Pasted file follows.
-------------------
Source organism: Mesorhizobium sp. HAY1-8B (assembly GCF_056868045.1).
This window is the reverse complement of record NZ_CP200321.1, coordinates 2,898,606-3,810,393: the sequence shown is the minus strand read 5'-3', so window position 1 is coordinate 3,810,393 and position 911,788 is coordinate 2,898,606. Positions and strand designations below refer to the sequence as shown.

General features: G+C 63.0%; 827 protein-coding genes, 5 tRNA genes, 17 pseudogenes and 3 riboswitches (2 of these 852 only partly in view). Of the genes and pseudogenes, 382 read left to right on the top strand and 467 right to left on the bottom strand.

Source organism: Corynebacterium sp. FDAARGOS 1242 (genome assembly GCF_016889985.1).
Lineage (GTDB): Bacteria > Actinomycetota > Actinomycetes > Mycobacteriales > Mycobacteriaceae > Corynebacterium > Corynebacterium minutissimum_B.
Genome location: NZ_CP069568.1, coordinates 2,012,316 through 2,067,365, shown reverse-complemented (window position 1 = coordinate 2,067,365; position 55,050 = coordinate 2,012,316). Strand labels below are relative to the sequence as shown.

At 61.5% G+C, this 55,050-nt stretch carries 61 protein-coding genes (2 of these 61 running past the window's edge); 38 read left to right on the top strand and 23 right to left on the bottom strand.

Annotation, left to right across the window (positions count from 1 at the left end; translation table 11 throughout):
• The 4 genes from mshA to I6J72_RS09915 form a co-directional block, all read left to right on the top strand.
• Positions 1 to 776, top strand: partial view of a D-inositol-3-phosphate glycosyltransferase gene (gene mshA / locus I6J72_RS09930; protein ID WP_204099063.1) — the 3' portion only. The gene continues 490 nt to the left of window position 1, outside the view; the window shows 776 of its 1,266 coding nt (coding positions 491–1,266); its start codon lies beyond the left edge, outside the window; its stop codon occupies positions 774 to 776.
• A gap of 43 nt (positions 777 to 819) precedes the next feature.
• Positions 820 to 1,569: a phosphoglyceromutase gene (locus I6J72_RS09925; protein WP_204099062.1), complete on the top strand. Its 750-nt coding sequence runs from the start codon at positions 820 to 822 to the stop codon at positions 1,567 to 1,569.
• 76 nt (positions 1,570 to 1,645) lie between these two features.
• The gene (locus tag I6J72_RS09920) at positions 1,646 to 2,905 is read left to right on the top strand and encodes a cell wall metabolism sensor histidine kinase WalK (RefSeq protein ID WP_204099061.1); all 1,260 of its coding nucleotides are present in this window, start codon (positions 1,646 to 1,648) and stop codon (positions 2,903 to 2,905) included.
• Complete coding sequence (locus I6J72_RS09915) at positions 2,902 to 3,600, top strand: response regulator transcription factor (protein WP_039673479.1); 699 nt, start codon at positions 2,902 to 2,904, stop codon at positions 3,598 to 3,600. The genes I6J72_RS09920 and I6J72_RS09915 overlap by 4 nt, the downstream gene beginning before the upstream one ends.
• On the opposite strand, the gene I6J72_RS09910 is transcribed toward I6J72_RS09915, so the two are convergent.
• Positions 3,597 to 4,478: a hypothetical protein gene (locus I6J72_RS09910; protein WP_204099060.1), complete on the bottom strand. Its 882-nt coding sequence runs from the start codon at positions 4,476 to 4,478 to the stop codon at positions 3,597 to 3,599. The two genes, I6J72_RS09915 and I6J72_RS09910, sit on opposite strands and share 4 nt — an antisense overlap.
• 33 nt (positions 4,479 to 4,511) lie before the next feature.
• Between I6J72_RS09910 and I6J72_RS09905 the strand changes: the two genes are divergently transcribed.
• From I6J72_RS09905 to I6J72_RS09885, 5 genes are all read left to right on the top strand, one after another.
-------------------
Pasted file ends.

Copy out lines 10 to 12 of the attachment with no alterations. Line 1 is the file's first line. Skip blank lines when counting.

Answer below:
• Positions 1 to 776, top strand: partial view of a D-inositol-3-phosphate glycosyltransferase gene (gene mshA / locus I6J72_RS09930; protein ID WP_204099063.1) — the 3' portion only. The gene continues 490 nt to the left of window position 1, outside the view; the window shows 776 of its 1,266 coding nt (coding positions 491–1,266); its start codon lies beyond the left edge, outside the window; its stop codon occupies positions 774 to 776.
• A gap of 43 nt (positions 777 to 819) precedes the next feature.
• Positions 820 to 1,569: a phosphoglyceromutase gene (locus I6J72_RS09925; protein WP_204099062.1), complete on the top strand. Its 750-nt coding sequence runs from the start codon at positions 820 to 822 to the stop codon at positions 1,567 to 1,569.